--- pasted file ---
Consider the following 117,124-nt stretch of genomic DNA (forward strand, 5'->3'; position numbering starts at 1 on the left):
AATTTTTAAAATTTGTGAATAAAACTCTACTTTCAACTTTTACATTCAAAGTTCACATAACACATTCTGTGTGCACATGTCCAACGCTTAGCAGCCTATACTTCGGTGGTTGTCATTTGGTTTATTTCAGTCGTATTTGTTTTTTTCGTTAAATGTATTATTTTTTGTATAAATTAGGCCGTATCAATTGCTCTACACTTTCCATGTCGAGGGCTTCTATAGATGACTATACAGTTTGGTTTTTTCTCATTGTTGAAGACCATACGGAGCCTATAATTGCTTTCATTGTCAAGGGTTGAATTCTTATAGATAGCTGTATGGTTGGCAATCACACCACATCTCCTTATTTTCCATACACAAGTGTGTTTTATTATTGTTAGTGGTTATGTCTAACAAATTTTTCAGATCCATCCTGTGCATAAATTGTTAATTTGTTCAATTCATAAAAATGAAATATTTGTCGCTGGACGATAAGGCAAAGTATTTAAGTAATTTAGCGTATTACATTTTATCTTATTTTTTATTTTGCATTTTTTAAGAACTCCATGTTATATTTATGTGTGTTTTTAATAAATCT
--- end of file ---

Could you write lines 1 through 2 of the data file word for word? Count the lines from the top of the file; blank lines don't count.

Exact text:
Consider the following 117,124-nt stretch of genomic DNA (forward strand, 5'->3'; position numbering starts at 1 on the left):
AATTTTTAAAATTTGTGAATAAAACTCTACTTTCAACTTTTACATTCAAAGTTCACATAACACATTCTGTGTGCACATGTCCAACGCTTAGCAGCCTATACTTCGGTGGTTGTCATTTGGTTTATTTCAGTCGTATTTGTTTTTTTCGTTAAATGTATTATTTTTTGTATAAATTAGGCCGTATCAATTGCTCTACACTTTCCATGTCGAGGGCTTCTATAGATGACTATACAGTTTGGTTTTTTCTCATTGTTGAAGACCATACGGAGCCTATAATTGCTTTCATTGTCAAGGGTTGAATTCTTATAGATAGCTGTATGGTTGGCAATCACACCACATCTCCTTATTTTCCATACACAAGTGTGTTTTATTATTGTTAGTGGTTATGTCTAACAAATTTTTCAGATCCATCCTGTGCATAAATTGTTAATTTGTTCAATTCATAAAAATGAAATATTTGTCGCTGGACGATAAGGCAAAGTATTTAAGTAATTTAGCGTATTACATTTTATCTTATTTTTTATTTTGCATTTTTTAAGAACTCCATGTTATATTTATGTGTGTTTTTAATAAATCT